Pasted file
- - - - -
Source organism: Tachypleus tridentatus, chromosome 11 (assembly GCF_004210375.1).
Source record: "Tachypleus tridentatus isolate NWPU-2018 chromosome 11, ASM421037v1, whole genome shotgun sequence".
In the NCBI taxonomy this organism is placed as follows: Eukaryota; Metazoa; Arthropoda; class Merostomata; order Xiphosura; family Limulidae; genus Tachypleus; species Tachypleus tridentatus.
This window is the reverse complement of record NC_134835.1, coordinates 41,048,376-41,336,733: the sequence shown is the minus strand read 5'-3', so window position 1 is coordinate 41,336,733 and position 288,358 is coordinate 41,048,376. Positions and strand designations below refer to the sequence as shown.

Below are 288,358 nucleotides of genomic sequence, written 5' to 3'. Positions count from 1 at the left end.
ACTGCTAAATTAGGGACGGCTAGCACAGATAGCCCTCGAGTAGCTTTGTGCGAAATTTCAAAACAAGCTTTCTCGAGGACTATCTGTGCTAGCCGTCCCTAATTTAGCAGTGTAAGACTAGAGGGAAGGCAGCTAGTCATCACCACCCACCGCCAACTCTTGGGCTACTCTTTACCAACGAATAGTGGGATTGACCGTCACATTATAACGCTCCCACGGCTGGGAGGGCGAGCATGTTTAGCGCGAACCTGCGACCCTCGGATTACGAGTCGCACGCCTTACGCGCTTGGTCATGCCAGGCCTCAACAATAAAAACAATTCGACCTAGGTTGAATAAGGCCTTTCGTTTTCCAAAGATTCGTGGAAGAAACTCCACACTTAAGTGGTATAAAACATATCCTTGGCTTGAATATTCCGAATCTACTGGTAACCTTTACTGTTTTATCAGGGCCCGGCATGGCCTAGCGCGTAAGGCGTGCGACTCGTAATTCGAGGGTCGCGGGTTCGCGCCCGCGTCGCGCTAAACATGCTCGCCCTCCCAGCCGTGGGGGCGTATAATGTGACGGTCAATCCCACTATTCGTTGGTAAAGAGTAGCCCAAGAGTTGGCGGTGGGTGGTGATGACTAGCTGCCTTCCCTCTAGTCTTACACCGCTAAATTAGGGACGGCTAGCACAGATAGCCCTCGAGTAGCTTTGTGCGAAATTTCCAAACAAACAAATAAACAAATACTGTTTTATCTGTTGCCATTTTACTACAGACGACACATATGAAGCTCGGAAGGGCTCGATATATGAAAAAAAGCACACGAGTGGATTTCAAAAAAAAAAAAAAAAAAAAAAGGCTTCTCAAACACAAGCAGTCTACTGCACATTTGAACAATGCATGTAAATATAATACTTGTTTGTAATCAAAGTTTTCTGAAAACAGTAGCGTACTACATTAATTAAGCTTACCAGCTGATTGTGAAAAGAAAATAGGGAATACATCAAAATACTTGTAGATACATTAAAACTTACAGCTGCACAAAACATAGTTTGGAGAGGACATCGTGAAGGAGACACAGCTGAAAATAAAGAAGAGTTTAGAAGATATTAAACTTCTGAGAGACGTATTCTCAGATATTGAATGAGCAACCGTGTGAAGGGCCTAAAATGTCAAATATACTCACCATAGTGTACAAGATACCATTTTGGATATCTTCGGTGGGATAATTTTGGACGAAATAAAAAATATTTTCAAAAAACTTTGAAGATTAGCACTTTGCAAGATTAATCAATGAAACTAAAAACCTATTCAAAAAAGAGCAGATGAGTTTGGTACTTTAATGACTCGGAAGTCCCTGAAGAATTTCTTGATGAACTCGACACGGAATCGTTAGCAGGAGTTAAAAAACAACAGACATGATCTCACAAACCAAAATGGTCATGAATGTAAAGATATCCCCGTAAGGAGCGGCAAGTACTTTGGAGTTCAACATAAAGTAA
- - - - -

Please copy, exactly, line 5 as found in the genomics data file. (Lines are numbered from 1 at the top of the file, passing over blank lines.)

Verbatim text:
Below are 288,358 nucleotides of genomic sequence, written 5' to 3'. Positions count from 1 at the left end.